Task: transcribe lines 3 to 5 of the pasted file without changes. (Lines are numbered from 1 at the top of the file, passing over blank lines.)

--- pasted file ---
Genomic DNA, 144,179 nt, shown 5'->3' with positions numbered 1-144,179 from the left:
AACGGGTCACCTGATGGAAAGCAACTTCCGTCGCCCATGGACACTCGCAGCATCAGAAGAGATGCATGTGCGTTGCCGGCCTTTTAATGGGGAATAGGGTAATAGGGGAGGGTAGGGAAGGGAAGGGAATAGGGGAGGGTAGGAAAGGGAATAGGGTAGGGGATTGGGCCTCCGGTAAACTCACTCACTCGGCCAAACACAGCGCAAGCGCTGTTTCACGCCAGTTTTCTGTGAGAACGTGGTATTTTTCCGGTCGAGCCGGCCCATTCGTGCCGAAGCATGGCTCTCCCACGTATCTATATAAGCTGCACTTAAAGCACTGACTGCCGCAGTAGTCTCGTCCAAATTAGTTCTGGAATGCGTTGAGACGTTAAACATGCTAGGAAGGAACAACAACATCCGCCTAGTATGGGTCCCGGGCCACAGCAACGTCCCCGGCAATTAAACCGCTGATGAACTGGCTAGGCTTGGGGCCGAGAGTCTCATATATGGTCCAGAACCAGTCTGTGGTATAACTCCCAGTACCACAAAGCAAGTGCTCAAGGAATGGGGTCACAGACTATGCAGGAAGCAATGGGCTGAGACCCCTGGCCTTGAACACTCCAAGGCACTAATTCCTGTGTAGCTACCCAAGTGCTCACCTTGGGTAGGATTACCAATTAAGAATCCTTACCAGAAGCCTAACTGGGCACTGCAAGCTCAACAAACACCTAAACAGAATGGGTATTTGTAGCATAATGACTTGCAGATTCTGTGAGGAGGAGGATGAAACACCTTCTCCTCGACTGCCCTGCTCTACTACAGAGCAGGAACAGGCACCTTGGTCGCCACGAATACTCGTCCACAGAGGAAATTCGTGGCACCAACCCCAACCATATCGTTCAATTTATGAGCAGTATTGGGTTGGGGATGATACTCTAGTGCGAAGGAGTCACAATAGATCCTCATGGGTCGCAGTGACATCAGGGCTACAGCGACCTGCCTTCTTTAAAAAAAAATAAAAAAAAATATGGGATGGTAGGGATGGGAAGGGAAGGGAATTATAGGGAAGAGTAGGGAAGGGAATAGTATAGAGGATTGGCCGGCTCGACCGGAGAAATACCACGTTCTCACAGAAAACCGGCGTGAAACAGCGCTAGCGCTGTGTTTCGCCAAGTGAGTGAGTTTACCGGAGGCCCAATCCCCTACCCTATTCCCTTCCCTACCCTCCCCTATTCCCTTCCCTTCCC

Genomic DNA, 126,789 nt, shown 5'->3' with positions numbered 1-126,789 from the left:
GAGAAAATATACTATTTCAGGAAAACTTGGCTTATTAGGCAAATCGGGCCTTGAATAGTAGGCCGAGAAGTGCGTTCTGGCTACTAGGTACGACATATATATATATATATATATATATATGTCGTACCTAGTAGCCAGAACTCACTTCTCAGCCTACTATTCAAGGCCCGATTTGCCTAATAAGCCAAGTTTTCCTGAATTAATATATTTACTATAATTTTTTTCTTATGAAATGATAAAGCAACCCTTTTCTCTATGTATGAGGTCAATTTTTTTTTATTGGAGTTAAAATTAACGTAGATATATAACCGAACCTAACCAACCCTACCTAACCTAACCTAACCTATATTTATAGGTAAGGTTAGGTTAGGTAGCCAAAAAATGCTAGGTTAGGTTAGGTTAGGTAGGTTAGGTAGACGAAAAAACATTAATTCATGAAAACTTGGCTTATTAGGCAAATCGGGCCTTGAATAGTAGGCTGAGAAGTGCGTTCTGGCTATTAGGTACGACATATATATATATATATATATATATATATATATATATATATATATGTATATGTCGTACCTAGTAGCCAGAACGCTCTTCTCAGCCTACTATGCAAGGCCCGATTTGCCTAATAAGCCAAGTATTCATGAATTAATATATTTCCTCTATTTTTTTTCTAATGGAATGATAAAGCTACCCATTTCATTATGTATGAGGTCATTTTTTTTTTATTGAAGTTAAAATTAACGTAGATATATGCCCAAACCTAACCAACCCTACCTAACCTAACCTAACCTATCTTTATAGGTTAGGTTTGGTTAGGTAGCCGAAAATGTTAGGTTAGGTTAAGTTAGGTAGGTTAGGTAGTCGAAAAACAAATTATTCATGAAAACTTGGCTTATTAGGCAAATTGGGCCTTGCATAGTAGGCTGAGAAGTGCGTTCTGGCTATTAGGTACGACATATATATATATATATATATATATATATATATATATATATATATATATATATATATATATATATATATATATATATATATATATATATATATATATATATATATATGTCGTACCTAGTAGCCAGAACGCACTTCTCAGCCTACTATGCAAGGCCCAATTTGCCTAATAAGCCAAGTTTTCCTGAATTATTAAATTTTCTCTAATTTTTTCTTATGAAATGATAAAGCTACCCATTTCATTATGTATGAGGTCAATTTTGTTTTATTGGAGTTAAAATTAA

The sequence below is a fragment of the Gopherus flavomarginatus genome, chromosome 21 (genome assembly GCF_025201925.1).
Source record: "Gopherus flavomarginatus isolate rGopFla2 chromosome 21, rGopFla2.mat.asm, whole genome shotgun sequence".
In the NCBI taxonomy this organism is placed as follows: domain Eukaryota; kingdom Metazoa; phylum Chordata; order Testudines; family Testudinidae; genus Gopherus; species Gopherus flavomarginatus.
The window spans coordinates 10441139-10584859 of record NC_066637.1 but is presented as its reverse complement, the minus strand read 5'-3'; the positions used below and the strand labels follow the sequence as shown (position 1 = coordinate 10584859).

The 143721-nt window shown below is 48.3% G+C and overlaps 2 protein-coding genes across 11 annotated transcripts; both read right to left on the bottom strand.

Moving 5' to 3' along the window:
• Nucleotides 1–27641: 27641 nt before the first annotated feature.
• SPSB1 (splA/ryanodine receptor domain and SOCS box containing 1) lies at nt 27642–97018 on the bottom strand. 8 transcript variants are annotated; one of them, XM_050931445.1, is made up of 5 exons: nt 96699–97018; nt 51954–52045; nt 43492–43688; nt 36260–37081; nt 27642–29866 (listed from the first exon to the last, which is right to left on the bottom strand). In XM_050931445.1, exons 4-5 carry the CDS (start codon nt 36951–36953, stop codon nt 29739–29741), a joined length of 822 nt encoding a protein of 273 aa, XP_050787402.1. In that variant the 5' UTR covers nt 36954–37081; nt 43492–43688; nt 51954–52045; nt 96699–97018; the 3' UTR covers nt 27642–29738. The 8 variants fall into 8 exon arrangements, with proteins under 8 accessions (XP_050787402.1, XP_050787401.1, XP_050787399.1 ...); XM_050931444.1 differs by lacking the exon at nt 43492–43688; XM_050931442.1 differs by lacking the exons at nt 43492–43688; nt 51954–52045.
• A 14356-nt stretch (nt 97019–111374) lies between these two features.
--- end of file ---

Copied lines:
Genomic DNA, 126,789 nt, shown 5'->3' with positions numbered 1-126,789 from the left:
GAGAAAATATACTATTTCAGGAAAACTTGGCTTATTAGGCAAATCGGGCCTTGAATAGTAGGCCGAGAAGTGCGTTCTGGCTACTAGGTACGACATATATATATATATATATATATATATGTCGTACCTAGTAGCCAGAACTCACTTCTCAGCCTACTATTCAAGGCCCGATTTGCCTAATAAGCCAAGTTTTCCTGAATTAATATATTTACTATAATTTTTTTCTTATGAAATGATAAAGCAACCCTTTTCTCTATGTATGAGGTCAATTTTTTTTTATTGGAGTTAAAATTAACGTAGATATATAACCGAACCTAACCAACCCTACCTAACCTAACCTAACCTATATTTATAGGTAAGGTTAGGTTAGGTAGCCAAAAAATGCTAGGTTAGGTTAGGTTAGGTAGGTTAGGTAGACGAAAAAACATTAATTCATGAAAACTTGGCTTATTAGGCAAATCGGGCCTTGAATAGTAGGCTGAGAAGTGCGTTCTGGCTATTAGGTACGACATATATATATATATATATATATATATATATATATATATATATATGTATATGTCGTACCTAGTAGCCAGAACGCTCTTCTCAGCCTACTATGCAAGGCCCGATTTGCCTAATAAGCCAAGTATTCATGAATTAATATATTTCCTCTATTTTTTTTCTAATGGAATGATAAAGCTACCCATTTCATTATGTATGAGGTCATTTTTTTTTTATTGAAGTTAAAATTAACGTAGATATATGCCCAAACCTAACCAACCCTACCTAACCTAACCTAACCTATCTTTATAGGTTAGGTTTGGTTAGGTAGCCGAAAATGTTAGGTTAGGTTAAGTTAGGTAGGTTAGGTAGTCGAAAAACAAATTATTCATGAAAACTTGGCTTATTAGGCAAATTGGGCCTTGCATAGTAGGCTGAGAAGTGCGTTCTGGCTATTAGGTACGACATATATATATATATATATATATATATATATATATATATATATATATATATATATATATATATATATATATATATATATATATATATATATATATATATATATATATGTCGTACCTAGTAGCCAGAACGCACTTCTCAGCCTACTATGCAAGGCCCAATTTGCCTAATAAGCCAAGTTTTCCTGAATTATTAAATTTTCTCTAATTTTTTCTTATGAAATGATAAAGCTACCCATTTCATTATGTATGAGGTCAATTTTGTTTTATTGGAGTTAAAATTAA

The sequence below is a fragment of the Gopherus flavomarginatus genome, chromosome 21 (genome assembly GCF_025201925.1).